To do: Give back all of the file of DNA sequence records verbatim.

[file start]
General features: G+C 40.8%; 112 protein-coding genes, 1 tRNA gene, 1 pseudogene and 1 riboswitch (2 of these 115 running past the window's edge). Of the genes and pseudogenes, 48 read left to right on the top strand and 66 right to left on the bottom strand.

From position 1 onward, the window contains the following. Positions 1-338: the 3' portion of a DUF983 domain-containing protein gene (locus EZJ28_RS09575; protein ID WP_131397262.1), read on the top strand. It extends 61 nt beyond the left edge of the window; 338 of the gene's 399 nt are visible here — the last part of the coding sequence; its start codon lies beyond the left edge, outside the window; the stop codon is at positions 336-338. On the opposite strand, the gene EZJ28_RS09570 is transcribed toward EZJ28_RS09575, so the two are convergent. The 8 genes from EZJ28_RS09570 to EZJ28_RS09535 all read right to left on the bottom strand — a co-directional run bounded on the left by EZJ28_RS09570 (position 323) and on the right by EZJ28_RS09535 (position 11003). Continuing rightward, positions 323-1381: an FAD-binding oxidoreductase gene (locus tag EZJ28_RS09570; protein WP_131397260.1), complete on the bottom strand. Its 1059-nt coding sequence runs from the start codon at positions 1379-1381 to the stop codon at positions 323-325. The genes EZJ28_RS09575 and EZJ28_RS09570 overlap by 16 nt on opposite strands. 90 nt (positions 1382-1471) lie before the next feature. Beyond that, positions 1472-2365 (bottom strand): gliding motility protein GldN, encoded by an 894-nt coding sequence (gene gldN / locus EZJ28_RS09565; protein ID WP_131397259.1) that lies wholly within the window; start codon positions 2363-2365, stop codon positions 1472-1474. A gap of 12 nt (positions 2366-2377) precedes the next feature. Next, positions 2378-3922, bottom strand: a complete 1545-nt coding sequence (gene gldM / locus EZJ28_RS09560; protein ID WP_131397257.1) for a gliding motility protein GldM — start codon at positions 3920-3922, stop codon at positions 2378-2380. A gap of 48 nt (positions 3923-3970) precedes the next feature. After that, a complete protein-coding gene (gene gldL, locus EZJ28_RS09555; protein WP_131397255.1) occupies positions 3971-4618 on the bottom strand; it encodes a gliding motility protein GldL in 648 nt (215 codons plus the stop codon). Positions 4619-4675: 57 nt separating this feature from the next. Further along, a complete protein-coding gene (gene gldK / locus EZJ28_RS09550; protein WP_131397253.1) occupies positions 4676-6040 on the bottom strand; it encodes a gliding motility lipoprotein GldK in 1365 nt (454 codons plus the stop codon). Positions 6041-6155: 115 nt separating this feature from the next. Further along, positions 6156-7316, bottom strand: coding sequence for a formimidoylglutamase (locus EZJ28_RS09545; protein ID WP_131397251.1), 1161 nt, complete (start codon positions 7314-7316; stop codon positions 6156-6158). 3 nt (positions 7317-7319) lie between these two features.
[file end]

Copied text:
General features: G+C 40.8%; 112 protein-coding genes, 1 tRNA gene, 1 pseudogene and 1 riboswitch (2 of these 115 running past the window's edge). Of the genes and pseudogenes, 48 read left to right on the top strand and 66 right to left on the bottom strand.

From position 1 onward, the window contains the following. Positions 1-338: the 3' portion of a DUF983 domain-containing protein gene (locus EZJ28_RS09575; protein ID WP_131397262.1), read on the top strand. It extends 61 nt beyond the left edge of the window; 338 of the gene's 399 nt are visible here — the last part of the coding sequence; its start codon lies beyond the left edge, outside the window; the stop codon is at positions 336-338. On the opposite strand, the gene EZJ28_RS09570 is transcribed toward EZJ28_RS09575, so the two are convergent. The 8 genes from EZJ28_RS09570 to EZJ28_RS09535 all read right to left on the bottom strand — a co-directional run bounded on the left by EZJ28_RS09570 (position 323) and on the right by EZJ28_RS09535 (position 11003). Continuing rightward, positions 323-1381: an FAD-binding oxidoreductase gene (locus tag EZJ28_RS09570; protein WP_131397260.1), complete on the bottom strand. Its 1059-nt coding sequence runs from the start codon at positions 1379-1381 to the stop codon at positions 323-325. The genes EZJ28_RS09575 and EZJ28_RS09570 overlap by 16 nt on opposite strands. 90 nt (positions 1382-1471) lie before the next feature. Beyond that, positions 1472-2365 (bottom strand): gliding motility protein GldN, encoded by an 894-nt coding sequence (gene gldN / locus EZJ28_RS09565; protein ID WP_131397259.1) that lies wholly within the window; start codon positions 2363-2365, stop codon positions 1472-1474. A gap of 12 nt (positions 2366-2377) precedes the next feature. Next, positions 2378-3922, bottom strand: a complete 1545-nt coding sequence (gene gldM / locus EZJ28_RS09560; protein ID WP_131397257.1) for a gliding motility protein GldM — start codon at positions 3920-3922, stop codon at positions 2378-2380. A gap of 48 nt (positions 3923-3970) precedes the next feature. After that, a complete protein-coding gene (gene gldL, locus EZJ28_RS09555; protein WP_131397255.1) occupies positions 3971-4618 on the bottom strand; it encodes a gliding motility protein GldL in 648 nt (215 codons plus the stop codon). Positions 4619-4675: 57 nt separating this feature from the next. Further along, a complete protein-coding gene (gene gldK / locus EZJ28_RS09550; protein WP_131397253.1) occupies positions 4676-6040 on the bottom strand; it encodes a gliding motility lipoprotein GldK in 1365 nt (454 codons plus the stop codon). Positions 6041-6155: 115 nt separating this feature from the next. Further along, positions 6156-7316, bottom strand: coding sequence for a formimidoylglutamase (locus EZJ28_RS09545; protein ID WP_131397251.1), 1161 nt, complete (start codon positions 7314-7316; stop codon positions 6156-6158). 3 nt (positions 7317-7319) lie between these two features.